The first step in my implementation of evaluation activities and simultaneous capacity building is to first establish stakeholder needs. It must identify primary intended users. The external evaluator must clearly assist the organization in defining roles and responsibilities of all stakeholders. These include the PIUs such as (a) the organization’s leadership through a project advisory board/committee; (b) the evaluation proponent or facilitator within the organization–which I refer to as the “evaluation champion” –and (c) the program operation staff. Having clear roles and responsibilities allows the external evaluator to forge relationships of different natures with the various interested parties.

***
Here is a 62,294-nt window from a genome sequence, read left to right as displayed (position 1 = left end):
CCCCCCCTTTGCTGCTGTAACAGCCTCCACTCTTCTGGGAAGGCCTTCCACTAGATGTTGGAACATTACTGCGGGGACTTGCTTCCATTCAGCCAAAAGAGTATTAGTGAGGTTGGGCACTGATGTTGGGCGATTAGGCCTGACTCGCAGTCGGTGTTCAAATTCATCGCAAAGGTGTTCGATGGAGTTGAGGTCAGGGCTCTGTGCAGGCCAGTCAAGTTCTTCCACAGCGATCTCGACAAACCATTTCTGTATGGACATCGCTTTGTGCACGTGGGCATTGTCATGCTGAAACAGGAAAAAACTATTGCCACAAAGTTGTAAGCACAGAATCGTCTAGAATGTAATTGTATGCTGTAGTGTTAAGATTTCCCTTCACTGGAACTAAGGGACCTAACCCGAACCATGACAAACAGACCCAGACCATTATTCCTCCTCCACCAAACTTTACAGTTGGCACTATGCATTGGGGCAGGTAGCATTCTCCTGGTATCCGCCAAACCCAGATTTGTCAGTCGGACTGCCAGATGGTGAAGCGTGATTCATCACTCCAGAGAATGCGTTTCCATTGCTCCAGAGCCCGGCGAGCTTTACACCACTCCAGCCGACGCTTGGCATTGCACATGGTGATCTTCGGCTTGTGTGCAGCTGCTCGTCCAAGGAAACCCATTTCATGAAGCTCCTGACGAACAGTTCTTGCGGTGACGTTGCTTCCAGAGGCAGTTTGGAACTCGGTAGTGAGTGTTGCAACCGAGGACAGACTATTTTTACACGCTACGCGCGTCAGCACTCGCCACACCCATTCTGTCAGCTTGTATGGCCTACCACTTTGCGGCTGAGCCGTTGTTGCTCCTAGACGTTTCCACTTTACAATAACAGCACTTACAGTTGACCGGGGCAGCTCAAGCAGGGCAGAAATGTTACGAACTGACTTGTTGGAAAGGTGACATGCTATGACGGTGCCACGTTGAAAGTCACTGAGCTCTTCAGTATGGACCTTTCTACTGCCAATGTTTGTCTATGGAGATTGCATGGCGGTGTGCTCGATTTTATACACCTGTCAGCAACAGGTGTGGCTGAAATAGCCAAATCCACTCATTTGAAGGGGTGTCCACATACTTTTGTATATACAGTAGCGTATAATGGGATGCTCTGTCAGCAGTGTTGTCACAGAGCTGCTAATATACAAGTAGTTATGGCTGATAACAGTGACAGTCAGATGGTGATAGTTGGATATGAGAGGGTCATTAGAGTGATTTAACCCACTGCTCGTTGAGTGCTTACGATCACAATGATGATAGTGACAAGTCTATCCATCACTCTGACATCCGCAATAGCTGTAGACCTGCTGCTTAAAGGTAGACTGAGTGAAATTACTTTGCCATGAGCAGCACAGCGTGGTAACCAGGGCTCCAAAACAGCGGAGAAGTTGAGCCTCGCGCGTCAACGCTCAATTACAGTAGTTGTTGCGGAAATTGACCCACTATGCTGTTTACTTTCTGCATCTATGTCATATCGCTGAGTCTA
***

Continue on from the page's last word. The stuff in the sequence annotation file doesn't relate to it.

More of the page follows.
It also helps to scope the time-commitments of various parties. While the evaluator sports many hats in these relationships, s/he wears only one at a time. For example, in meetings with organizational leadership, the evaluator is the expert, hired by the organization to complete a project, and must convey progress on bringing that project to its successful completion. But when the evaluator interacts with the organization’s evaluation champion, the former becomes an enabler, empowering the champion to make sense of the evaluation process and resultant data, and to sustain evaluative efforts after project completion.